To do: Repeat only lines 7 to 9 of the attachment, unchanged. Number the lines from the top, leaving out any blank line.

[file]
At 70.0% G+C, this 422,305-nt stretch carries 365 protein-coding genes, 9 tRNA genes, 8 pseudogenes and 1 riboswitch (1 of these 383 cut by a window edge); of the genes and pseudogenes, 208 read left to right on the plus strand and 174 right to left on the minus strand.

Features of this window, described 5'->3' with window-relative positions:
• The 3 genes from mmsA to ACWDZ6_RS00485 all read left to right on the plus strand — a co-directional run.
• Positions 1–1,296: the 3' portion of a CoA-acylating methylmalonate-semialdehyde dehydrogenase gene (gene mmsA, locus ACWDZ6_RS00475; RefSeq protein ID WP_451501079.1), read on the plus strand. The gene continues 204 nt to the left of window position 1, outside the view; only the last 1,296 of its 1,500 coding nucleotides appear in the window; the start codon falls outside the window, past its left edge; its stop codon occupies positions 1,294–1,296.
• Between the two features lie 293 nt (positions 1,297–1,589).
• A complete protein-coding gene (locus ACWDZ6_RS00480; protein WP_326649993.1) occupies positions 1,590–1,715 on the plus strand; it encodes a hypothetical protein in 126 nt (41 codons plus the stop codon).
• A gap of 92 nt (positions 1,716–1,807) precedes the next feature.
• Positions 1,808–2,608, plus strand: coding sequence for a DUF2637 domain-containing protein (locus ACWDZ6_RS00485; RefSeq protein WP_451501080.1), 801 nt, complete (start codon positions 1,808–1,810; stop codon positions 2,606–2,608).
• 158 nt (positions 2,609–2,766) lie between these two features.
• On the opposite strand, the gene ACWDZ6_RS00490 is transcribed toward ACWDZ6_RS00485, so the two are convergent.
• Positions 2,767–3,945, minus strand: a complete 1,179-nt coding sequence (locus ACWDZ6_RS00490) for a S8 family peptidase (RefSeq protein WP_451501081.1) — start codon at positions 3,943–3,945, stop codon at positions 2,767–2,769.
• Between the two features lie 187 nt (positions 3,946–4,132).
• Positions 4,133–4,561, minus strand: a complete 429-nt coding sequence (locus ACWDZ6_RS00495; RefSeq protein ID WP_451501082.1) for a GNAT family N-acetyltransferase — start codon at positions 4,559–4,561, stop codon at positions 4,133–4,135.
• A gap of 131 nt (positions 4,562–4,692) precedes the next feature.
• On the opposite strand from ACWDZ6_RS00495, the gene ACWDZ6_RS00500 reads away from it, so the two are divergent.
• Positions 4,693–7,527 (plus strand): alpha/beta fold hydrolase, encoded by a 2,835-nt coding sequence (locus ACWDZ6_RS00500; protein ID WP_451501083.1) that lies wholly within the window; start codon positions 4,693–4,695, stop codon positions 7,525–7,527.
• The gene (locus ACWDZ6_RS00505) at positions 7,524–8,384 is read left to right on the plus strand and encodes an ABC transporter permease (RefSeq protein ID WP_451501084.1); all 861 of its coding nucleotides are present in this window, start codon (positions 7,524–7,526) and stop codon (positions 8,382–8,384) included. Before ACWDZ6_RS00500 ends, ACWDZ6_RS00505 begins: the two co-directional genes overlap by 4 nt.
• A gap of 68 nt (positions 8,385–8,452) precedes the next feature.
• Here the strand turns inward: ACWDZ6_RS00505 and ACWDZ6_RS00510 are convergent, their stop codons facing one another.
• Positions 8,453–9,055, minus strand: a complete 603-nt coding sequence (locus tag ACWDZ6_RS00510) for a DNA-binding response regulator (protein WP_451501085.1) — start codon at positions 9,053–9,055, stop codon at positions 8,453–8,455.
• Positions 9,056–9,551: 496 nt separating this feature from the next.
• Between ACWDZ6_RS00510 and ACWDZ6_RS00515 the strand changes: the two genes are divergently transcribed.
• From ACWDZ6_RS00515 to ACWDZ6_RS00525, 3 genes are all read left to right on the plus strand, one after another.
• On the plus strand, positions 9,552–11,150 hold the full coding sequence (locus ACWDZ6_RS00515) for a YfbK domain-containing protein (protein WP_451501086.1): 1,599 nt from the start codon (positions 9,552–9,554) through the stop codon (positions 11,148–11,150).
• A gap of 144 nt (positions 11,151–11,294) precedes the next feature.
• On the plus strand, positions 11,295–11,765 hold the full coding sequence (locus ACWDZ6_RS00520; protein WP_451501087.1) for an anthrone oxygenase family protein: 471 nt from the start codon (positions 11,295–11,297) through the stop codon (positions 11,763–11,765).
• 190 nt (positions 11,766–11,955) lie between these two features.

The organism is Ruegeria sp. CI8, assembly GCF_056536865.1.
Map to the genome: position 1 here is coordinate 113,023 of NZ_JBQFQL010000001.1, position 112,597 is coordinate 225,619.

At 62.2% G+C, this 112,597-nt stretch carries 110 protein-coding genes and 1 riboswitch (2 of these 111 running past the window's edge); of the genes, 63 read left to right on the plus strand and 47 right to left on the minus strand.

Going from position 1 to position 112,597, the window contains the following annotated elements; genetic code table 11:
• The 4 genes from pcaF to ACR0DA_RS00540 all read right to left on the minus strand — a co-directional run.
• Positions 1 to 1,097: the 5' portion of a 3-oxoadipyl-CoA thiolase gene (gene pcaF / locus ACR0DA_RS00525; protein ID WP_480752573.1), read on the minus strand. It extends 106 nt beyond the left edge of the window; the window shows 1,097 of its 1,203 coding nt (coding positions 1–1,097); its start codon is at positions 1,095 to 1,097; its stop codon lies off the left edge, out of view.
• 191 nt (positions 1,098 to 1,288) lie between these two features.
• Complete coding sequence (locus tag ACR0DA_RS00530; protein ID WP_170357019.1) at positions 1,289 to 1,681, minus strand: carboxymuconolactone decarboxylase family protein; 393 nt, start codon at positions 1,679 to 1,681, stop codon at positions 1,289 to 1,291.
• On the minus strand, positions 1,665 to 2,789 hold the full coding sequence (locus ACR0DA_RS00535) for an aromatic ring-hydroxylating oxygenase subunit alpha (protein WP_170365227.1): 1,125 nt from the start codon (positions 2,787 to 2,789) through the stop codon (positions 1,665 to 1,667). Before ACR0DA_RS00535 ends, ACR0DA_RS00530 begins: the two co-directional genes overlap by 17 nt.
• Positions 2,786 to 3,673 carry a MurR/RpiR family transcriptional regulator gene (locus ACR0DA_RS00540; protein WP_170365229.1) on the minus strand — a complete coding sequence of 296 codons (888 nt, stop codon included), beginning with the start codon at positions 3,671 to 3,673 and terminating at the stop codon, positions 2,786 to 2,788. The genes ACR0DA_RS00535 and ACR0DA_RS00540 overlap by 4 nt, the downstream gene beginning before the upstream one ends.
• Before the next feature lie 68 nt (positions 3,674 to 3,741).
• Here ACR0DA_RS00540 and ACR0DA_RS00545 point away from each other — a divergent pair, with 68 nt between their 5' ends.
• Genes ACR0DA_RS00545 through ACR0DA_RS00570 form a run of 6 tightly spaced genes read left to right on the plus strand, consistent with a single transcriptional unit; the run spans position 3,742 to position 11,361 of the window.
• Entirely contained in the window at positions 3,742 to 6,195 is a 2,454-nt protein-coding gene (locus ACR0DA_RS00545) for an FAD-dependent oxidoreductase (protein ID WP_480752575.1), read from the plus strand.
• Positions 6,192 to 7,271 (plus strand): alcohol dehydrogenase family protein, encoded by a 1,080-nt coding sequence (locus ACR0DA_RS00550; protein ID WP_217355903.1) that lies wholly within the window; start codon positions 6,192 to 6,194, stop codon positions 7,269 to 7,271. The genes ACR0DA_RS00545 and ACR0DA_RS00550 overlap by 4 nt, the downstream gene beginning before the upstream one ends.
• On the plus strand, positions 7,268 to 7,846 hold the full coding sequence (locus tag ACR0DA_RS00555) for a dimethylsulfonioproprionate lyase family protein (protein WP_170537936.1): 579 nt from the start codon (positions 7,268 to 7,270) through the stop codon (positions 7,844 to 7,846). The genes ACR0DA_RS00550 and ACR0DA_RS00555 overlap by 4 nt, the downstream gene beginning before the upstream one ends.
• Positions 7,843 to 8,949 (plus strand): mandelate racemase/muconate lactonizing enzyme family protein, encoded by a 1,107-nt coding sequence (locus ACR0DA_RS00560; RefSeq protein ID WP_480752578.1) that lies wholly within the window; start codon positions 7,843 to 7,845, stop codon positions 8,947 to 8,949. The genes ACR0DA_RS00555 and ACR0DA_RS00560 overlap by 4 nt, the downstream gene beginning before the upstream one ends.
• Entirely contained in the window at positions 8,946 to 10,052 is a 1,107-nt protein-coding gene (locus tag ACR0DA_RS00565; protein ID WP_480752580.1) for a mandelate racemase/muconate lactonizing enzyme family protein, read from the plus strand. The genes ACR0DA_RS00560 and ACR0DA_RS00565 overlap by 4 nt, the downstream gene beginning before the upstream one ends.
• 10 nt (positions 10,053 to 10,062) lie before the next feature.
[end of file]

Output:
• A gap of 92 nt (positions 1,716–1,807) precedes the next feature.
• Positions 1,808–2,608, plus strand: coding sequence for a DUF2637 domain-containing protein (locus ACWDZ6_RS00485; RefSeq protein WP_451501080.1), 801 nt, complete (start codon positions 1,808–1,810; stop codon positions 2,606–2,608).
• 158 nt (positions 2,609–2,766) lie between these two features.